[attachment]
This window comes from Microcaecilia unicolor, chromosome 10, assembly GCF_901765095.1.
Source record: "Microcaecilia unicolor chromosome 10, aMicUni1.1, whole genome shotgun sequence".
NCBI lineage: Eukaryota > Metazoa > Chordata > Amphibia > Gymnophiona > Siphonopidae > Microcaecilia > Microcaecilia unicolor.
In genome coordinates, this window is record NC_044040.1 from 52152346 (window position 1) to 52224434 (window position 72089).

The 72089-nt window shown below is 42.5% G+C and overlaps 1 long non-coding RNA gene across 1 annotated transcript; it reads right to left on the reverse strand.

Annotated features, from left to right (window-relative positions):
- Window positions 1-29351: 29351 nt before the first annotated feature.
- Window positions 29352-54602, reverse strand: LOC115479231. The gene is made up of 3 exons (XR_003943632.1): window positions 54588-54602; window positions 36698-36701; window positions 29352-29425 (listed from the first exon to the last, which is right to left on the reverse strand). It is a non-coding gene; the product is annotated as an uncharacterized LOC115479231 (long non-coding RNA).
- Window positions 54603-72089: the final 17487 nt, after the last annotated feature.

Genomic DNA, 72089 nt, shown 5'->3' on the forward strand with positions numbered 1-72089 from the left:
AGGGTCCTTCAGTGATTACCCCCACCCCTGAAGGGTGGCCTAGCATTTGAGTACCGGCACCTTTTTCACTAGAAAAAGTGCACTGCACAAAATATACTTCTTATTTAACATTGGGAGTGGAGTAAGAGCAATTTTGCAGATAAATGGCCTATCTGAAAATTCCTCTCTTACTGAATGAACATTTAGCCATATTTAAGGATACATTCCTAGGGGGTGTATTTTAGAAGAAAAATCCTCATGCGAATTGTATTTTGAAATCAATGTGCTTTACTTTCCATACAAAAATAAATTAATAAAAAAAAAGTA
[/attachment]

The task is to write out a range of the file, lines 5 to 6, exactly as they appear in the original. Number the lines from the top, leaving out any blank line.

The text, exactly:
The 72089-nt window shown below is 42.5% G+C and overlaps 1 long non-coding RNA gene across 1 annotated transcript; it reads right to left on the reverse strand.

Annotated features, from left to right (window-relative positions):